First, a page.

- The Washington Times - Thursday, November 3, 2005

Mazda embraced the rotary engine 40 years ago and has spent the past four decades improving upon the idea. It disappeared from Mazda’s lineup when the RX-7 was retired in 1995, but is back — more refined, more powerful and more efficient than ever — in the RX-8. It still may not be the most fuel-efficient power plant on the market, but its penchant for high revs and even delivery make it a hoot to drive. Wrap it in a handsome, somewhat unusual, in today’s market, 2+2 package and you have a machine to lust after.

When last we saw the 1.3-liter (Doesn’t sound like much, does it? Hold on to your hat.) rotary, it had twin turbochargers bolted to it, made 255 horsepower and was under the hood of the RX-7. Today, without the turbochargers, the updated version of the same engine pulls 238 horsepower when mated with the six-speed manual transmission. One of the few cars today where opting for the automatic tranny significantly affects performance, the RX-8’s output drops to 197 horsepower when the shifting is left to the four-speed automatic. However, at 164 foot-pounds of peak torque, the automatic actually betters the manual’s torque by 5 foot-pounds.

You will pay more to stir your own transmission — another RX-8 oddity. The automatic stickers out at $25,920 and the manual at $27,420. For that extra $1,500, you also get bigger wheels, a limited-slip differential and tighter suspension.

The big up-tick in the freshened rotary’s performance can be credited to enlarging both the intake and exhaust ports. This enhanced circulation system when coupled with the engine’s lighter weight (about 30 percent lighter than the previous rotary), beefs up engine output while reducing mass. Distilling it down, the RX-8 simply goes fast. Zoom, zoom.

Mazda didn’t invent engine branding — Cadillac has been doing it with its Northstar V-8 for well over a decade and Chrysler has recently given new life to the Hemi — but Mazda is calling its revised rotary, Renesis (Rotary Engine Genesis) for rebirth of the rotary engine. Not quite as elegant as Northstar or as catchy as Hemi, Renesis probably won’t replace the simple, and deeply embedded in this market’s automotive lexicon, rotary to describe the RX-8 engine. Shakespeare, though, had it right: That which we would call a rose by any other name, would smell as sweet.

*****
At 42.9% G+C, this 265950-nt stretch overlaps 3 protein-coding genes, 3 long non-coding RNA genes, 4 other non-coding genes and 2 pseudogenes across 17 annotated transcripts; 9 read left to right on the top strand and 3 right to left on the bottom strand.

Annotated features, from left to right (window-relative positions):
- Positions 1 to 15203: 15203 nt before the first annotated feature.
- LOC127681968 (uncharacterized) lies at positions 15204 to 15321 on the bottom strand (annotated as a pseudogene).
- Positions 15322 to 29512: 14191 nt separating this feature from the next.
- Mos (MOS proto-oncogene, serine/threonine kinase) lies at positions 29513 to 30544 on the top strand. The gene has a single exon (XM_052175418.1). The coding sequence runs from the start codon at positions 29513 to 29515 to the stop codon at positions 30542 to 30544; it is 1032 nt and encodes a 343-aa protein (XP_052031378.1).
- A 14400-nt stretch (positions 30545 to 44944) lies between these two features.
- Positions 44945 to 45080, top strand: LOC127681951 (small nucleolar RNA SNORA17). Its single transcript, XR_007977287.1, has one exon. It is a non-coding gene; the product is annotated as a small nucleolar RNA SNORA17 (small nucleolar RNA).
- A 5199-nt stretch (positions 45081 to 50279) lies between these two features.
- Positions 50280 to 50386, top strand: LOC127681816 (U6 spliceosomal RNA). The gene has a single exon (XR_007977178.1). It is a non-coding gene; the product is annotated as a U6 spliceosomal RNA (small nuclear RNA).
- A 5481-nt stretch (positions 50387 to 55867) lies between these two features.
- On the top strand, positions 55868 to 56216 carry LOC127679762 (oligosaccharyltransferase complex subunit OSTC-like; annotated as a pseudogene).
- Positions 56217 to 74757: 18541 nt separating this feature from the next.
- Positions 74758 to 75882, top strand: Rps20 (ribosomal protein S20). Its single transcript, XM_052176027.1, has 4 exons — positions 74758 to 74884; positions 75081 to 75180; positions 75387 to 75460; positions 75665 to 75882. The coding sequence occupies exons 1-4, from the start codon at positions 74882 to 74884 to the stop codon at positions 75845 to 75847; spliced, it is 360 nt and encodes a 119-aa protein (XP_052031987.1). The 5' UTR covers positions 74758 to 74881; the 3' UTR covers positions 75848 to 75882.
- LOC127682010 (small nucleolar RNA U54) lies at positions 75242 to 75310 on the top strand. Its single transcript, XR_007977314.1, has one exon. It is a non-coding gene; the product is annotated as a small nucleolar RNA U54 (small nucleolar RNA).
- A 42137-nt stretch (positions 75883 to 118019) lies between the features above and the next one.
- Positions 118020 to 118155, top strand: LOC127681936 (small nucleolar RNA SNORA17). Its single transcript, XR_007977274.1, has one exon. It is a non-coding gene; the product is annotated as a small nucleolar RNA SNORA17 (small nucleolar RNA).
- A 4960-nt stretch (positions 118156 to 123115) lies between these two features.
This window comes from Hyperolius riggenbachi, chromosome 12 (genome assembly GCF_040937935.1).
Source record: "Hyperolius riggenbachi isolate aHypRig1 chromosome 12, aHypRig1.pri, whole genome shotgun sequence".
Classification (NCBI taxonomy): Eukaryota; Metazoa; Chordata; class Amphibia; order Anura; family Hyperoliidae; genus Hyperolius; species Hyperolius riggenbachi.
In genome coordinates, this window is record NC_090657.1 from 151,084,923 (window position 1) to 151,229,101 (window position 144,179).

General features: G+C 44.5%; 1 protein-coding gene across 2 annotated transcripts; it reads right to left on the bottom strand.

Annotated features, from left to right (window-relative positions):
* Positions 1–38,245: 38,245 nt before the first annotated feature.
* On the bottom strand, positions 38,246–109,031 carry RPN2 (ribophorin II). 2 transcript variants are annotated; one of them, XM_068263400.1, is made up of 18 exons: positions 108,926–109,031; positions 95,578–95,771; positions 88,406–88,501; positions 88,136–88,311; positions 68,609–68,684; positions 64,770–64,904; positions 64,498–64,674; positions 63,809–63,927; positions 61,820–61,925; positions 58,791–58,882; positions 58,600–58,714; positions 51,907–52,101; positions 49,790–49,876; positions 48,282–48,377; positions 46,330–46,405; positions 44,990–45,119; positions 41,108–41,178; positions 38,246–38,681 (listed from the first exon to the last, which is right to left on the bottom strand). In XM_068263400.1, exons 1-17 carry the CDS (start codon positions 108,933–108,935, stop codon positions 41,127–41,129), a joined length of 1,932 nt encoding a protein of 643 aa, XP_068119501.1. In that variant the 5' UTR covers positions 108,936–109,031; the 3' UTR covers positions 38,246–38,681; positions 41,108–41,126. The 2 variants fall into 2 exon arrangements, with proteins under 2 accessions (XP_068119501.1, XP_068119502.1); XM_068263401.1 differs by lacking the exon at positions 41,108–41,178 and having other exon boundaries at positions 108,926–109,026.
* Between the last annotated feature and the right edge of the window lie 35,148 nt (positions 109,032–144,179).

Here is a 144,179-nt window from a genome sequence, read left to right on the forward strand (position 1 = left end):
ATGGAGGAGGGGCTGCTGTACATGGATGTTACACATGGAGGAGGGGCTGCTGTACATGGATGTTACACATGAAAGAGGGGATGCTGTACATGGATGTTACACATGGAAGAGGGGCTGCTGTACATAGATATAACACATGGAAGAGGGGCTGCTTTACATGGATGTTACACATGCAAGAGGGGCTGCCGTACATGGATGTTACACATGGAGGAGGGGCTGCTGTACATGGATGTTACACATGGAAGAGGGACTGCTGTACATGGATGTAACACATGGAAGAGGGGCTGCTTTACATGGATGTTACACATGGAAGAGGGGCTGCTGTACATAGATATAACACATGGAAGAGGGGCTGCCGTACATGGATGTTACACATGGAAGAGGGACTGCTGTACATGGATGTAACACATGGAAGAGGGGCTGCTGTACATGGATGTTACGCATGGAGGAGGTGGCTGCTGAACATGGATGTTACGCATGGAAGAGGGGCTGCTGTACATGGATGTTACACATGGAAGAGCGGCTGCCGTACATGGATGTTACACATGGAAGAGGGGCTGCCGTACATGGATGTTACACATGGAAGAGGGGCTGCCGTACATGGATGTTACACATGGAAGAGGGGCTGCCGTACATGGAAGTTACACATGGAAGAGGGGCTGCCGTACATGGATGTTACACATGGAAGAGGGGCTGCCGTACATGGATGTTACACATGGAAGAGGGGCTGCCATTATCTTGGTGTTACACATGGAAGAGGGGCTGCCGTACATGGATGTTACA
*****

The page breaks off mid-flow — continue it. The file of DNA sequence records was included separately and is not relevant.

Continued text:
This rotary is one sweet engine. Its rpms race upward freely and don’t reach redline until 9000 (7500 with the automatic). It accelerates like the Love Train on Valentine’s Day. A little downshift on the highway and the RX-8 effortlessly rockets past the slowpokes.

While fuel economy is marginally better in the RX-8 than the RX-7, it still lags a bit behind more traditional V-6s. The Environmental Protection Agency has rated the six-speed-equipped version at 18 miles per gallon in the city and 24 on the open road. The automatic ekes out one additional mpg on the highway. Compare that to the 3.5-liter V-6 powering RX-8’s closest competitor, Nissan’s 287-horsepower 350Z, and you find that the Z betters the RX-8 by 2 mpg both in the city and on the highway.

In the RX-8 Mazda has achieved a nearly perfect 50/50 weight distribution. By sliding the engine back toward the middle of the car and locating the fuel tank in front of the rear axle, Mazda has given the RX-8 remarkable balance. The independent suspension masterfully juggles road-hugging handling with passenger comfort. This is a sports car that can be driven without beating you up. The automatic version comes with 16-inch alloy wheels and rubber, but these are replaced with 18-inch wheels and speed-rated tires for those equipped with the manual.

Muscular, but fluid exterior lines give the RX-8 exceptional curb appeal from any angle. In reality a four-door, it offers no hint that it isn’t a traditional coupe. The rear doors are a “suicide,” rear-hinge design that open nearly perpendicular for easy access to the back seat.

Inside the cockpit are subtle styling nods to the rotary engine on the seats, center console, shift knob and parking brake. The front seats are firm, supportive and comfortable. The rear-seat cushions and front-seat backs have been engineered to provide the maximum amount of knee room possible. While this helps, taller adults simply won’t fit comfortably back there, but your future Brittany and Justin will do just fine. The trunk is surprisingly large for a car of this size with enough room to host two golf bags.

A wide range of safety elements have been built into the RX-8. Among its standard gear are seat-mounted side-impact air bags, side curtain air bags and four-wheel disc brakes with antilock.

There is no shortage of standard features and both versions of the RX-8 have everything expected on an upscale vehicle, such as air conditioning, power windows/door locks/outboard mirrors, cruise control and even a tire pressure monitor.

More than just something to initiate small talk at that next social function, the RX-8’s rotary engine is a nifty piece of technology. It performs flawlessly, delivering outstanding acceleration. It doesn’t sell in the same numbers as the 350Z, so it is somewhat more unusual, yet it’s there to keep the Z honest.

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